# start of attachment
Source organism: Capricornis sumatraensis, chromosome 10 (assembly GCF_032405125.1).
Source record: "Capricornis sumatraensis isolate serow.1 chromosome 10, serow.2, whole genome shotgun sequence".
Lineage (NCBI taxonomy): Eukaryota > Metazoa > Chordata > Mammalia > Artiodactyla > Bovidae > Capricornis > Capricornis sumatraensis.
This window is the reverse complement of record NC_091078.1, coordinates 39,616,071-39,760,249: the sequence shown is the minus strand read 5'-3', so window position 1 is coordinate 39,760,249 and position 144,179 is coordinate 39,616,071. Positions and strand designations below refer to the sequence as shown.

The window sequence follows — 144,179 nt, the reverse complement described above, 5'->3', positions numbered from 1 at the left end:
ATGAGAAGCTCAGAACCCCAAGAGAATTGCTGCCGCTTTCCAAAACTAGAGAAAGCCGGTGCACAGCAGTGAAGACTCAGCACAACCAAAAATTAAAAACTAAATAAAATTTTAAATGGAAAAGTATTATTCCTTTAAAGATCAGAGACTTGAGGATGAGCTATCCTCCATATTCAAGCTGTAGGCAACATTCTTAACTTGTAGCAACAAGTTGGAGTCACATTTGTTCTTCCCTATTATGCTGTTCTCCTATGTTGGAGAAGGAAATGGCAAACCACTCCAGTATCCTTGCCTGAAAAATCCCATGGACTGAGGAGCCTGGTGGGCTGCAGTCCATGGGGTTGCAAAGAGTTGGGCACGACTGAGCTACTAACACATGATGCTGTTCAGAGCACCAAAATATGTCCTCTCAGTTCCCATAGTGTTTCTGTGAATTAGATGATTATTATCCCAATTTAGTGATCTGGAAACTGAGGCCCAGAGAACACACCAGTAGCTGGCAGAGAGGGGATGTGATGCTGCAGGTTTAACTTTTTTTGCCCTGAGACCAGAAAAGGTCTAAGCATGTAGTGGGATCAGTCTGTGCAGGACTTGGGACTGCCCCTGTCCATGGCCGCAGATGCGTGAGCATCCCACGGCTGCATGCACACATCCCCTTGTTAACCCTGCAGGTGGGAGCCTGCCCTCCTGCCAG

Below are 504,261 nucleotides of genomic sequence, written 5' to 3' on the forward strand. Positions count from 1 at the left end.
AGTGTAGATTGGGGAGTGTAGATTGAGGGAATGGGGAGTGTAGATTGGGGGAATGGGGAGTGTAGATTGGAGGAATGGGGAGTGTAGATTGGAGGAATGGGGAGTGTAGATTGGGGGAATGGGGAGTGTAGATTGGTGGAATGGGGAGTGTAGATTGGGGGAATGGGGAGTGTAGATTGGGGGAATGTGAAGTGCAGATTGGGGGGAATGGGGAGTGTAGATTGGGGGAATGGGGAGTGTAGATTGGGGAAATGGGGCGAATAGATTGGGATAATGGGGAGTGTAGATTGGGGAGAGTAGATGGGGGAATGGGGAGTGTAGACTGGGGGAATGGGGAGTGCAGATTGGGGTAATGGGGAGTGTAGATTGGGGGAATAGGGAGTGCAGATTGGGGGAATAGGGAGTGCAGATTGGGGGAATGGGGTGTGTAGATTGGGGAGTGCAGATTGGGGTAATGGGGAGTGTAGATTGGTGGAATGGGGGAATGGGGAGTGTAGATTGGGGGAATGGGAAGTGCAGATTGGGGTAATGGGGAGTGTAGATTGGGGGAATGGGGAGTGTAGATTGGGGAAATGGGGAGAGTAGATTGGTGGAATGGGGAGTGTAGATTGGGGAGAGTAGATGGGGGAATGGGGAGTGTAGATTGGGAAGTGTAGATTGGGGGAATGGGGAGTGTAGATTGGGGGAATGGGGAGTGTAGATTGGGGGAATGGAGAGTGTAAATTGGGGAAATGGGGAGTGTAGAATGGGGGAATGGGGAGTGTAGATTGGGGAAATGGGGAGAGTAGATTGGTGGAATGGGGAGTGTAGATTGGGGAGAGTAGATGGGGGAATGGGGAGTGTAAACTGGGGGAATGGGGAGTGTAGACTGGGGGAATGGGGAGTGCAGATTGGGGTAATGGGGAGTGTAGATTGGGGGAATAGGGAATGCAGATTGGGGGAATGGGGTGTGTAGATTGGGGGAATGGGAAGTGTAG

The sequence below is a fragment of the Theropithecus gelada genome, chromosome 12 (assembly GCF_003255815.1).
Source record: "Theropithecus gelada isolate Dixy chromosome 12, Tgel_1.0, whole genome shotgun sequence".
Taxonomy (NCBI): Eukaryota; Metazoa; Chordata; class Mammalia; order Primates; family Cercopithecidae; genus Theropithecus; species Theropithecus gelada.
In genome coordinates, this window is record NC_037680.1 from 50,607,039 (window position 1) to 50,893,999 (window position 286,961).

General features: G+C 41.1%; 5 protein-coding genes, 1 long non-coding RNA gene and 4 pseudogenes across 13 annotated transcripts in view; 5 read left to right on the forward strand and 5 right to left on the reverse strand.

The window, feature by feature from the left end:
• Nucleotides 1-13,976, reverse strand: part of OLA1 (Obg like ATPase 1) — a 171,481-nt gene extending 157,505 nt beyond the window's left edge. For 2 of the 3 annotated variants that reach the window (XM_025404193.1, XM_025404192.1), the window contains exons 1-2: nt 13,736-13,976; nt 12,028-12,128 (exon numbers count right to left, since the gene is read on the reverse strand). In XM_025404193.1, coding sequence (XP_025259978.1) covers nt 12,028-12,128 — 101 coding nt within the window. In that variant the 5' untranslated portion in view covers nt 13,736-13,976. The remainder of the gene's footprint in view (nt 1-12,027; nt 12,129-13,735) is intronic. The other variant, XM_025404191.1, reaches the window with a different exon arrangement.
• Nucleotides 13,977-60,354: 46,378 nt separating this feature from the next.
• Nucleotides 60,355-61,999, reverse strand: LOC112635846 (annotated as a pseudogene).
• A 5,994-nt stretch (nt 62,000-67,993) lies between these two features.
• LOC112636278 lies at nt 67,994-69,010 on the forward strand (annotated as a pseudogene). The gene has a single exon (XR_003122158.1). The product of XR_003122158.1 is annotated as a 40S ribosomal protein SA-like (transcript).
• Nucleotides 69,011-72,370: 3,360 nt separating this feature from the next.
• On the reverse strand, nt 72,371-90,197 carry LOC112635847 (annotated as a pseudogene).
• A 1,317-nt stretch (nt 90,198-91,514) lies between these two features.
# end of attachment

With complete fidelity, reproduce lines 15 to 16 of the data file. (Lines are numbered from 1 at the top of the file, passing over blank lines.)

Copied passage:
• Nucleotides 1-13,976, reverse strand: part of OLA1 (Obg like ATPase 1) — a 171,481-nt gene extending 157,505 nt beyond the window's left edge. For 2 of the 3 annotated variants that reach the window (XM_025404193.1, XM_025404192.1), the window contains exons 1-2: nt 13,736-13,976; nt 12,028-12,128 (exon numbers count right to left, since the gene is read on the reverse strand). In XM_025404193.1, coding sequence (XP_025259978.1) covers nt 12,028-12,128 — 101 coding nt within the window. In that variant the 5' untranslated portion in view covers nt 13,736-13,976. The remainder of the gene's footprint in view (nt 1-12,027; nt 12,129-13,735) is intronic. The other variant, XM_025404191.1, reaches the window with a different exon arrangement.
• Nucleotides 13,977-60,354: 46,378 nt separating this feature from the next.